June 17, 2024
Search
Close this search box.
Search
Close this search box.
June 17, 2024
Search
Close this search box.

Linking Northern and Central NJ, Bronx, Manhattan, Westchester and CT

Beit Al Maqdas, the House of Prayer for All Nations That Omar Built

Conclusion

A Judeo-Arabic chronicle from the Cairo Genizah (circa 11th century) describing how the Jews assisted Omar in cleansing the Temple Mount and the renewal of Jewish settlement in Jerusalem.

At the time of the Arab conquest of Jerusalem in circa 638, the city was garrisoned with Byzantine Christian troops. No Jews had been allowed to reside in the city since the quelling of the Bar Kochba revolt by the Romans in the year 136. During much of the period that marked Jerusalem under Christian rule, the Temple Mount was neglected and it was used as a garbage dump (though at some point the Byzantines did apparently build a church or a monastery atop the mount).

The Jerusalem-based Karaite Salmon ben Yeruham (10th century) in his commentary to Echah, the Book of Lamentations, writes on the verse “Jerusalem is as a menstruous woman among them”: “That is what Edom have done when they destroyed the Second Temple, for all the days of their stay here they would discard therupon [the site of the temple] the menstrual cloths and the refuse and all kinds of filth.”

According to the Arab historian Tabari, the conquering Arab general Omar treated Jerusalem’s newly conquered Christian inhabitants with magnanimity. He even wrote them a letter wherein he promised that the churches would not be touched and that no Jew shall reside in the city. This, as we saw, was important to the Byzantines as the Jews’ continued banishment from their holiest site confirmed their belief in the eternal guilt of the Jews.

This writ was certainly not honored. Some cast doubt as to the authenticity of it altogether (particularly Goitein); others propose that originally the Muslims sought to placate the Christians but eventually reversed their policy (perhaps since it made more sense for the Muslims to have a substantial Jewish rather than Christian presence in the Holy City).

According to Gil, Muslim traditions ascribe special significance to Caliph Omar’s visit to the Temple Mount. Most of them add to his entourage on this visit Kab al-Ahbar, a Jew from Southern Arabia who turned to Islam and was considered an authority on matters of the Jews and their Torah.

Kab explained to Omar that the entrance to the place [mount] and the evacuation of the refuse from the mount is the fulfilment of the 500-year-old prophecy that foretold the rise of Jerusalem and the fall of Constantinople. Omar ordered the Muslims to clean up the place and the Jews helped them do so. Twenty Jewish families were said to have been given this privilege and were permitted to reside in the area and not pay any taxes.

On the readmittance of the Jews to Jerusalem, Omar apparently decided to adopt a pragmatic approach wherein he allowed a limited number of them so as not to irritate the Christians. What is certain, though, is that the resettlement of Jews in Jerusalem occurred shortly after the Arab conquest. In a letter from the Cairo Genizah dated to the 11th century (see photo), we find the passage “And from our God that befell his mercy upon us before the kingdom of Ishmael; at the time when their power expanded and they captured the Holy Land from the hands of Edom and came to Jerusalem, there were people from the Children of Israel with them; they showed them the spot of the Temple and they settled with them until this very day.”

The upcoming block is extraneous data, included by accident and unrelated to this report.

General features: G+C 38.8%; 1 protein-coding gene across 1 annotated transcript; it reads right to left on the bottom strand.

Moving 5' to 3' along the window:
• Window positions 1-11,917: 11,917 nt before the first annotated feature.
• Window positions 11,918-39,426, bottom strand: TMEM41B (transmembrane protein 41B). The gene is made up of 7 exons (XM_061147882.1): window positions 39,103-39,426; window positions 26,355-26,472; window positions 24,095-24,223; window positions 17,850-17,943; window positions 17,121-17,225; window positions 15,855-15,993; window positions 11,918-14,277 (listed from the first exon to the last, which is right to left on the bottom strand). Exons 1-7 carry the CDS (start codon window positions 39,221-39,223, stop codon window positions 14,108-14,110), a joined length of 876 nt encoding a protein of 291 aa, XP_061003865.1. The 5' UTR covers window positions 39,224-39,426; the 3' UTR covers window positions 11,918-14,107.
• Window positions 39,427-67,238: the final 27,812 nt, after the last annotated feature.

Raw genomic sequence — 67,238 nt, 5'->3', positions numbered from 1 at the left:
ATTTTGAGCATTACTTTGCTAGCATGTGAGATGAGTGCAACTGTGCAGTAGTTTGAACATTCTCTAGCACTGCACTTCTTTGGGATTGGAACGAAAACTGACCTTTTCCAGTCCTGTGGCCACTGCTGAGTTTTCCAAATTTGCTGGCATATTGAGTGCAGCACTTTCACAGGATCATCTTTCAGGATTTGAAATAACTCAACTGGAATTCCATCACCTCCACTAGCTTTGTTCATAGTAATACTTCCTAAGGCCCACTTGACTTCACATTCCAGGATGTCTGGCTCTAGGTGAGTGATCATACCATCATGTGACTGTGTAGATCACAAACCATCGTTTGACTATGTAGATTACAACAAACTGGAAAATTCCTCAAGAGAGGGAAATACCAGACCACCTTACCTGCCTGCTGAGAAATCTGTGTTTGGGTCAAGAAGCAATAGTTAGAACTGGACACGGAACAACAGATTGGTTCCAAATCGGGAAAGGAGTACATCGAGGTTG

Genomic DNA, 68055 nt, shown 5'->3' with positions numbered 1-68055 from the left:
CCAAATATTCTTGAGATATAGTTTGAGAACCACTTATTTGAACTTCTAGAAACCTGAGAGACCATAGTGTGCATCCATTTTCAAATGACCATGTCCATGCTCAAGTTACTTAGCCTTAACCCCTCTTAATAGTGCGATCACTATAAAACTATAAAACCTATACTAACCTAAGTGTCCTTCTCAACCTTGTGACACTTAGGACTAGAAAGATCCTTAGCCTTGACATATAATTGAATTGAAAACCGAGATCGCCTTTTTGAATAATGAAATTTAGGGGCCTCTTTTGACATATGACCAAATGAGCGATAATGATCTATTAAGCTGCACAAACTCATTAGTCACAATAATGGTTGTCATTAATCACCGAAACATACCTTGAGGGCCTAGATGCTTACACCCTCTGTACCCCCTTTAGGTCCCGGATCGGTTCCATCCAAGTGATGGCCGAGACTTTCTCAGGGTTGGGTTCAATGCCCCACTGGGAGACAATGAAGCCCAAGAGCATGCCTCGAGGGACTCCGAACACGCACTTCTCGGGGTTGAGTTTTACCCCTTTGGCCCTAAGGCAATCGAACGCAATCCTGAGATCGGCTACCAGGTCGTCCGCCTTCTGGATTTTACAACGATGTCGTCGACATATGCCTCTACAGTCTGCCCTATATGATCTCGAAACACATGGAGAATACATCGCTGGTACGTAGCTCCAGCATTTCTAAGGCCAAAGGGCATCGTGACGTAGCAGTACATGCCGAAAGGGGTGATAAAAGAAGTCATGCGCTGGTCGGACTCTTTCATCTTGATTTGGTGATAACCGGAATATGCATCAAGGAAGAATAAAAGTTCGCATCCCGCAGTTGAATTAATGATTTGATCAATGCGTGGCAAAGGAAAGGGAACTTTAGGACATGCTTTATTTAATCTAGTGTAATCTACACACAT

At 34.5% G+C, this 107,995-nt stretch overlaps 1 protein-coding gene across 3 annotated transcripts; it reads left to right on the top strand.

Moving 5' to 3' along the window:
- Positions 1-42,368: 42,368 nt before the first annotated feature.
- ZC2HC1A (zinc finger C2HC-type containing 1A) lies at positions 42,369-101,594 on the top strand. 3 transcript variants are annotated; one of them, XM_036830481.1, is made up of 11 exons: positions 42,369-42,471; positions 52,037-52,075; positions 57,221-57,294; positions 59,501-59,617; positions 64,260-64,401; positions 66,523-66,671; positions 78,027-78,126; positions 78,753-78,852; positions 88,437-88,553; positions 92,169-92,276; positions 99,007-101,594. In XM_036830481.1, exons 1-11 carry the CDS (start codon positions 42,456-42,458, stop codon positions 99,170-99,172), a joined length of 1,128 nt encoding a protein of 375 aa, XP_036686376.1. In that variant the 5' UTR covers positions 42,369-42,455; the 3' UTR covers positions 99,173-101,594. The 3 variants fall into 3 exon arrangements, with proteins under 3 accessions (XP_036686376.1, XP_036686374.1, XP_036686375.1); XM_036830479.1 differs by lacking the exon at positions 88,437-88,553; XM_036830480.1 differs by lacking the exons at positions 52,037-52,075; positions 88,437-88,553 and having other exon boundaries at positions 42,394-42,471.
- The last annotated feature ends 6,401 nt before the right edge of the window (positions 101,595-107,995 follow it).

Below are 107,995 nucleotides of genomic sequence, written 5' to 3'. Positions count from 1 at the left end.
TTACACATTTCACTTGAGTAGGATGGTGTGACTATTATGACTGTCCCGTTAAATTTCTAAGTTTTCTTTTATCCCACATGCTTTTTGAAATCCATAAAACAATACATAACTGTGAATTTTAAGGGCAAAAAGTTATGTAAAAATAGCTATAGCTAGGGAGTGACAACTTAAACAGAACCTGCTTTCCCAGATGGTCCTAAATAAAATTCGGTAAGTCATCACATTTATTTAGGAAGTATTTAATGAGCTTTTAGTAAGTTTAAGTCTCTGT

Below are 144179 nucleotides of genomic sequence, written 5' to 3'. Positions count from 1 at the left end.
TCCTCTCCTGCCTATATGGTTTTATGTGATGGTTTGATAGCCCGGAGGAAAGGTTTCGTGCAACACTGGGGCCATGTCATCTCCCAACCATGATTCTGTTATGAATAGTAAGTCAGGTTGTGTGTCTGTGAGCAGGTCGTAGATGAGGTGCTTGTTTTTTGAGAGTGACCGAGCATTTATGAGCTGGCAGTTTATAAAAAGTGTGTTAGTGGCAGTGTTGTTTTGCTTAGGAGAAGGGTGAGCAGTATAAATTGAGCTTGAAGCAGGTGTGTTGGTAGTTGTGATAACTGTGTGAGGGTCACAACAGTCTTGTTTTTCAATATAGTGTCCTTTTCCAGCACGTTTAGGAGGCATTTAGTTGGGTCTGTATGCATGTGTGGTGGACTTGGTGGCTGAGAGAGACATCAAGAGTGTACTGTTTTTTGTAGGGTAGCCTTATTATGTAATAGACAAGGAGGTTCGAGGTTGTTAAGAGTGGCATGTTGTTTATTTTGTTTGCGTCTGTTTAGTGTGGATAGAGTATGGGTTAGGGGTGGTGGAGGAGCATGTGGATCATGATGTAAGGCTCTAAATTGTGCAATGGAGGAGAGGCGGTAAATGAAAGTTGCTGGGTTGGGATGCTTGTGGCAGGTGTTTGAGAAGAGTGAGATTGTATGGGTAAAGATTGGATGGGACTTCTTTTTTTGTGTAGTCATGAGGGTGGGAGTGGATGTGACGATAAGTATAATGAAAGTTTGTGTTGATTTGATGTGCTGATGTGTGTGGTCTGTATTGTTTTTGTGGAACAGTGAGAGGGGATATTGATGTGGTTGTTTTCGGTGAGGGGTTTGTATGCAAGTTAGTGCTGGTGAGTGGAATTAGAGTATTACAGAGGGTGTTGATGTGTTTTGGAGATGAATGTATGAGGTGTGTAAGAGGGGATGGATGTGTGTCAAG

Jews assisted Muslims in disposing of the refuse on the Temple Mount and several Jews were officially appointed to be responsible for its cleanliness. One source has Omar overseeing the project and “whenever a remnant was revealed, he would ask the elders of the Jews about the rock, namely the ‘even shteiya’ (the foundation stone), and one of the sages would mark the boundaries of the place until it was uncovered”.

Other non-Jewish sources have the Jews establishing a spot for prayer on the Temple Mount, perhaps even building a (makeshift) synagogue there.

The name of the city during the early Islamic period was “Bayt al-Makdas,” which is an abbreviated form of “Madinat Bayt Al-Makdas,” which naturally means the “city of the Holy Temple.” Later the name would be abbreviated to “Al Quds.” It is interesting to note that the word “quds” comes from the Hebrew “kodesh” and has no meaning in Arabic.

The contemporary Islamic sources didn’t ascribe great significance to Jerusalem or the Temple Mount (for Islam). Jerusalem, for instance, is not mentioned by name in the Koran. While Jerusalem would eventually become the third holiest site in Islam, this was not always the case (some Shias still count Kufa in Iraq as the third holiest site).

Omar apparently built a simple Islamic shrine on the Temple Mount that did not gain any particular distinction at the time. It was only later, 50 years after Muhammad’s death, that Abd al-Malik, the Umayyad caliph, built what we now know as the Al-Aqsa Mosque, claiming that “Al Aqsa” mentioned in Sura 17 (literally “the farthest”) referred to the Temple Mount.

The Dome of the Rock was built in circa 690 over the Foundation Stone, the actual site of the historic Jewish Temple. During the entire Muslim period Jerusalem was not the capital of the region; that distinction was reserved for cities like Casearia, Lod and especially Ramla. When the Crusaders wrested Jerusalem from the Muslims at the end of the 11th century, Jerusalem again became an important rallying cry for Islam. This would repeat itself with the establishment of the State of Israel.

By Joel Davidi Weisberger


The author is an independent scholar of Jewish history and can be reached at [email protected]. Check out Channeling Jewish History on Facebook.

Leave a Comment

Most Popular Articles